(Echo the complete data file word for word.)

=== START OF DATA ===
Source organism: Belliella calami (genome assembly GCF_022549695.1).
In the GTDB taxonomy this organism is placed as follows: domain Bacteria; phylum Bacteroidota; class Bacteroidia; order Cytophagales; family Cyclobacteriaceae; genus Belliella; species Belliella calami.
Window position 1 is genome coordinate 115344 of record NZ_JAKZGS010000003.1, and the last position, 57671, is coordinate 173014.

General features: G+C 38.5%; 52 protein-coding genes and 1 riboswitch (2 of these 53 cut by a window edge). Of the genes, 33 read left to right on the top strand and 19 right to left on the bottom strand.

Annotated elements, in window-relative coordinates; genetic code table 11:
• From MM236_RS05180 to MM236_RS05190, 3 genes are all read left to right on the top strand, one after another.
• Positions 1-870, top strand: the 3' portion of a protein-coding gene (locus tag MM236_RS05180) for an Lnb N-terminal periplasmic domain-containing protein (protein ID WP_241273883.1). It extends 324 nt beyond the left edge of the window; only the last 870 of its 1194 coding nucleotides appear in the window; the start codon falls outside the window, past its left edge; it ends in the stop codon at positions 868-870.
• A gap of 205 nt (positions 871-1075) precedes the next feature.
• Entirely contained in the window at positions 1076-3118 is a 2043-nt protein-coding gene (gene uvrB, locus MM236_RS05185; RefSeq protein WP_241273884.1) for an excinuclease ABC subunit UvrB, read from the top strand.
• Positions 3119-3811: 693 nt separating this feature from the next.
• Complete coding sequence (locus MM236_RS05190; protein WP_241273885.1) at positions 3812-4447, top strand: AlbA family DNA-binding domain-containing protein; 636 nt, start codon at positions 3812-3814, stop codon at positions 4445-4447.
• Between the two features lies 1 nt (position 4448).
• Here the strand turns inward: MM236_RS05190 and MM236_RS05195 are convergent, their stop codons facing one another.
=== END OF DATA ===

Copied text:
Source organism: Belliella calami (genome assembly GCF_022549695.1).
In the GTDB taxonomy this organism is placed as follows: domain Bacteria; phylum Bacteroidota; class Bacteroidia; order Cytophagales; family Cyclobacteriaceae; genus Belliella; species Belliella calami.
Window position 1 is genome coordinate 115344 of record NZ_JAKZGS010000003.1, and the last position, 57671, is coordinate 173014.

General features: G+C 38.5%; 52 protein-coding genes and 1 riboswitch (2 of these 53 cut by a window edge). Of the genes, 33 read left to right on the top strand and 19 right to left on the bottom strand.

Annotated elements, in window-relative coordinates; genetic code table 11:
• From MM236_RS05180 to MM236_RS05190, 3 genes are all read left to right on the top strand, one after another.
• Positions 1-870, top strand: the 3' portion of a protein-coding gene (locus tag MM236_RS05180) for an Lnb N-terminal periplasmic domain-containing protein (protein ID WP_241273883.1). It extends 324 nt beyond the left edge of the window; only the last 870 of its 1194 coding nucleotides appear in the window; the start codon falls outside the window, past its left edge; it ends in the stop codon at positions 868-870.
• A gap of 205 nt (positions 871-1075) precedes the next feature.
• Entirely contained in the window at positions 1076-3118 is a 2043-nt protein-coding gene (gene uvrB, locus MM236_RS05185; RefSeq protein WP_241273884.1) for an excinuclease ABC subunit UvrB, read from the top strand.
• Positions 3119-3811: 693 nt separating this feature from the next.
• Complete coding sequence (locus MM236_RS05190; protein WP_241273885.1) at positions 3812-4447, top strand: AlbA family DNA-binding domain-containing protein; 636 nt, start codon at positions 3812-3814, stop codon at positions 4445-4447.
• Between the two features lies 1 nt (position 4448).
• Here the strand turns inward: MM236_RS05190 and MM236_RS05195 are convergent, their stop codons facing one another.